4. I—Emphatic. My response was weeping; the sole echo in the universal silence—the silence of despair to the Church, for the revelation of her future, which was to have been her guiding star, is now forever shut up for want of a solver of the seals.

Challenge accepted and the Book taken by the Lamb, 5-7.


Verse 5

5. One of the elders—The Lamb, as the next verse shows, had not yet been made visible to the seer; but one of the elders—exalted representative of the Church within the circle of the sacred twenty-four—is in the divine secret. The elder in his throned and crowned state is more knowing than the apostle still in the flesh. There is one, he declares, who in spite of all this silence, not only will prevail, but hath prevailed to open and loose book and seals.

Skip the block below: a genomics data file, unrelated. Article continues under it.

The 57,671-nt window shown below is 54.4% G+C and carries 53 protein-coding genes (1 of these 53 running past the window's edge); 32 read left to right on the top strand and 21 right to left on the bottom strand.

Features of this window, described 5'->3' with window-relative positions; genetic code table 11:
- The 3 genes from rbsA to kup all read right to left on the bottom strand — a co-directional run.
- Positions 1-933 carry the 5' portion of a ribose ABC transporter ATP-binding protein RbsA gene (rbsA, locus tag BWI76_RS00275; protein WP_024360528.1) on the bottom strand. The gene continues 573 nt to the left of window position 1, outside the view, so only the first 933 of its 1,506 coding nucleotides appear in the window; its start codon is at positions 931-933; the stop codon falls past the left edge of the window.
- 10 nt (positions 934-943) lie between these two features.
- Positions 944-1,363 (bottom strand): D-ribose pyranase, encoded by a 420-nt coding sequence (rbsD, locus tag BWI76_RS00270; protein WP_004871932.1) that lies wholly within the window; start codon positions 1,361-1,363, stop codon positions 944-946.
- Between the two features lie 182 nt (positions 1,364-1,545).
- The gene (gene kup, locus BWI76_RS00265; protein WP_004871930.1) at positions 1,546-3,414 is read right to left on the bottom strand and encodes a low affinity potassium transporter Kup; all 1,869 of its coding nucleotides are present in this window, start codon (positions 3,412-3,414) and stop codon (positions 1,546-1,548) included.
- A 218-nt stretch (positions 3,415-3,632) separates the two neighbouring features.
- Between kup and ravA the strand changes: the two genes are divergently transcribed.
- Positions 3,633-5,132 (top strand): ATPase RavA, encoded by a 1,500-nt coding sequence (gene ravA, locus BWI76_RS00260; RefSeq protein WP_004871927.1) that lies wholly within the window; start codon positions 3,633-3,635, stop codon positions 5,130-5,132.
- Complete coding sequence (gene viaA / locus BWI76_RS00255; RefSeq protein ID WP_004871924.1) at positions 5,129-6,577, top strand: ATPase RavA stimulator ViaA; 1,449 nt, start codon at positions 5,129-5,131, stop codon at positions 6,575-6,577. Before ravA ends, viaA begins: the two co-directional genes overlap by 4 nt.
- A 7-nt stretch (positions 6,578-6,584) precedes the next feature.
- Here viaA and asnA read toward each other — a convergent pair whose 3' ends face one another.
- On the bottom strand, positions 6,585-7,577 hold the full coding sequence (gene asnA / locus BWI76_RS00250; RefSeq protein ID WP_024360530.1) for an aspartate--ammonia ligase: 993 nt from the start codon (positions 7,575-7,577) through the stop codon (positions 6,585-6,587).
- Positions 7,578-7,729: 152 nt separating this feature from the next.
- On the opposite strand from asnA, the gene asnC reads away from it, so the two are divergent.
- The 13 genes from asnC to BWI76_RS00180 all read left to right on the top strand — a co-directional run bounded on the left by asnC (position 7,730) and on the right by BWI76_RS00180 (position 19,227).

Lion… Judah—Judah, that is the tribe, which according to the patriarchal prophecy (Genesis 49:9) was to be a “lion;” and this is the lion of the “lion,” in whom all the lion in the tribe rises into completion. And as lion is a warlike image, so hath prevailed, is military: literally, hath conquered, to break the seals. The battle of revelation is identical with the battle of redemption. The fixedness of the seals consists in the natural impossibility of knowing the far future. The same agony by which the Lamb overcame the moral impossibility of saving the lost sinner, conquers the natural impossibility of revealing the last days to the saved Church. And this serves to help us to understand the depth in John’s weeping; somehow he identified the revelation of the future of the Church with its true redemption, and auspicated that in losing one he might lose both. The mighty Lion proved able to save both, and forthwith John was strong in his strength.

Root of David—Not the root from which David sprung; but the root-sprout which germinates from David and culminates in Messiah.


Verse 6